KRÄHEN SCHIESSEN / SHOOTING CROWS
(DOC. 20 MIN. 2018)
A park in the fog. Crows flap and caw in the sky. A homeless man sleeps between the trees. A woman disappears. Now and then a crow is shot: as a deterrent. The crows rally after every shot. The police gather evidence. What is really going on? Are reality and imagination slowly blurring?
Ein Park im Nebel. Krähen flattern und krächzen am Himmel. Ein Obdachloser schläft zwischen den Bäumen. Eine Frau verschwindet. Hin und wieder wird eine Krähe geschossen, zur Abschreckung. Die Krähen sammeln sich nach jedem Schuss. Die Polizei sichert Spuren. Was geschieht wirklich? Verschwimmen Realität und Imagination allmählich?
I used to walk through the nearby park every day on my way through the city. There were usually a few crows sitting in the trees. One morning, they were making an extraordinary noise and there was a huge swarm of them above, with more and more birds joining them all the time. There was a real sense of unease among the people in the park. Nobody knew what was going on. “Just don’t think about The Birds” is what went through my head. The doors to the daycare centre where I was taking my daughter closed faster than usual behind us. A short time later I walked the same route back. The crows had disappeared, apart from a single one, sitting in a tree. I wondered what had happened. Had there really been so many crows, or had I only imagined that the flock was getting larger?
I went investigating, and found out that, now and again, a crow will be shot within the park – to frighten them off, so that they keep their distance and don’t scare people. Strangely, the crows gather in the sky after every shot, circling and cawing. I spent a great deal of time with them. They are shy animals that have to be introduced carefully to the camera. In the course of my work I got to know the farther reaches of the park, including the people who linger there, and so have a different view than the ordinary visitor. In addition to the crows and the people, my attention was caught by the little everyday irritations – things, events and sayings – that we notice but immediately ignore. I thought of them as tiny cracks, allowing a different reality to shine through – as though, in the atmosphere of the park, they allow the imaginary realm of our thoughts, feelings and fears to become perceptible and real.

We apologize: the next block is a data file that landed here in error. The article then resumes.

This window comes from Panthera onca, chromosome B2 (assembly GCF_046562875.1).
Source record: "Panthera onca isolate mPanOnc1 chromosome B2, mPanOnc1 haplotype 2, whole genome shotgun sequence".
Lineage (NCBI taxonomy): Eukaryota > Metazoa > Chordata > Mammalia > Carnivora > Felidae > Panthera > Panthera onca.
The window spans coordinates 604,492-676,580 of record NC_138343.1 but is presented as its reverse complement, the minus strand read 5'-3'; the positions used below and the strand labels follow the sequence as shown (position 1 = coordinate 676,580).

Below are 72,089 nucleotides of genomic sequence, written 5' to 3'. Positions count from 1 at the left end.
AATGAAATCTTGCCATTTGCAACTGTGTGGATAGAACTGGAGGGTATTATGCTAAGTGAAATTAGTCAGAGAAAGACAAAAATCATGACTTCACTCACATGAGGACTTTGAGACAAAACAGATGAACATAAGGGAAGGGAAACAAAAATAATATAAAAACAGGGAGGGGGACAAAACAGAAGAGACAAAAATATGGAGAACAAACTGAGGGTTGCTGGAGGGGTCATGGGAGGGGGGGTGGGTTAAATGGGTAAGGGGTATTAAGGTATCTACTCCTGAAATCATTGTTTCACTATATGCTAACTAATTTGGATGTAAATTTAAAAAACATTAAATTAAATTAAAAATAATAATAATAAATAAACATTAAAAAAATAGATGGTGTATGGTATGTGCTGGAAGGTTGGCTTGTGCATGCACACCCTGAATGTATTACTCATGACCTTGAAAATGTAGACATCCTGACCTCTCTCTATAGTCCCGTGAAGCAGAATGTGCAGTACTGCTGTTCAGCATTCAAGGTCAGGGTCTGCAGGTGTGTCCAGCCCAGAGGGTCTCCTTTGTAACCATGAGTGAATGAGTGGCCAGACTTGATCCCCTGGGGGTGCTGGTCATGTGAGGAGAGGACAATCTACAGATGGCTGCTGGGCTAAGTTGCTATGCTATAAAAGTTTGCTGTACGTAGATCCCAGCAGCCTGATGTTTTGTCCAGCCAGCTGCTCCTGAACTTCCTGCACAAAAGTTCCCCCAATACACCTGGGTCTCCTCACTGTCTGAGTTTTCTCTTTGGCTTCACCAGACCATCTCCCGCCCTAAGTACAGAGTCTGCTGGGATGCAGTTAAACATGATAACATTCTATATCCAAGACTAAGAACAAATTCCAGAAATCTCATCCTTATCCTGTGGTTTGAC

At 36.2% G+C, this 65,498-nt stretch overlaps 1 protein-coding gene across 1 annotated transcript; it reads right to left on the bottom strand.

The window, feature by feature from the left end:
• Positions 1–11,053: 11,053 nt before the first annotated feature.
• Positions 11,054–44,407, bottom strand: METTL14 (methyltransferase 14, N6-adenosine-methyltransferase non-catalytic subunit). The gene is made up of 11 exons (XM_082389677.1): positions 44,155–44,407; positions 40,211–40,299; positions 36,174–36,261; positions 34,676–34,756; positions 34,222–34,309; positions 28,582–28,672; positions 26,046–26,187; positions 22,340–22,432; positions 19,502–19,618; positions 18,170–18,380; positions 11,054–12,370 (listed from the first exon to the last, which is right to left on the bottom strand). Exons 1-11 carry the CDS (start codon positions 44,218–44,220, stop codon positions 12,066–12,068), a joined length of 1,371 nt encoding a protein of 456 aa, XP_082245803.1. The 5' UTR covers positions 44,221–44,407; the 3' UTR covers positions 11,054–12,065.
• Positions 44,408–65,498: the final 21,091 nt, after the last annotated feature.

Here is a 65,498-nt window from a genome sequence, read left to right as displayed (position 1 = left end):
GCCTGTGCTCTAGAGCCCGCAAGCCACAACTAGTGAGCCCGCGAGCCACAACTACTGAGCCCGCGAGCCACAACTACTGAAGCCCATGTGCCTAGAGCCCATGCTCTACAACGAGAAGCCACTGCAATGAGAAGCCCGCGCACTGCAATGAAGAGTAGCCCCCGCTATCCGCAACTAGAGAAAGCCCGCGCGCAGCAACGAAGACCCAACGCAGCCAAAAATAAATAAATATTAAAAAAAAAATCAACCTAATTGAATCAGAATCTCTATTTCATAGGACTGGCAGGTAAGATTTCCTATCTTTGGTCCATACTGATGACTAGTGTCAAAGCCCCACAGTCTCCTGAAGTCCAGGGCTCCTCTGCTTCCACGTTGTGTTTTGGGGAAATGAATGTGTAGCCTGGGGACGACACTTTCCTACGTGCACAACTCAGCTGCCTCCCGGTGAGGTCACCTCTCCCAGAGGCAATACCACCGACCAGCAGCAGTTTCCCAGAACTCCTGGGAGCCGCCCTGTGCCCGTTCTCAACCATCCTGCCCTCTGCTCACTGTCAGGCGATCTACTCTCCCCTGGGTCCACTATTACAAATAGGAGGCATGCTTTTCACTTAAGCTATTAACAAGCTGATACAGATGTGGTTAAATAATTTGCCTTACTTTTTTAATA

When editing the film, what I had observed in the park gradually began to take shape as a story – a potential story, in which the real and the imaginary become increasingly blurred. It became a kind of science fiction, cut from the everyday. In it, the crows serve as transitional figures in the human perception. They have many connotations in myths, sagas, legends, films and poetry, and are key in the film to our fragile relationship with reality. The film tells of the peripheries of human certainty, and the ever-shifting boundaries of perception.
CAMERA Tom Gibbons, Tobias Dengler, Christine Hürzeler
EDITING Jann Anderegg, Christine Hürzeler
SOUNDDESIGN & MIX Jonathan Schorr
ADDITIONALFOLEYS Peter Bräker
MUSIC John Gürtler
VIOLA Shasta Ellenbogen
SONG & VOICE Ingrid Lukas
NARRATOR Philippe Graff
COMPOSITING / VFX Carmen Büchner / Cinnamon: Vadim Konov, Alex Prihodko, Julia Dychenko, Mykhailo Yefimenko
GRADING Jürgen Kupka
TITLE Roman Kälin
POSTPRODUCTION SUPERVISION Simon Gutknecht, Rebecca Siegfried, Norbert Kottmann
GRAPHICS Gerhard Blättler
TRAILER Annette Brütsch
ACCOUNTING Hansjörg Bachmann
WRITTEN & DIRECTED Christine Hürzeler
FINANCIALLY SUPPORTED BY
Bundesamt für Kultur (BAK) Zürcher Filmstiftung Lotteriefonds Kanton Solothurn Ernst Göhner Stiftung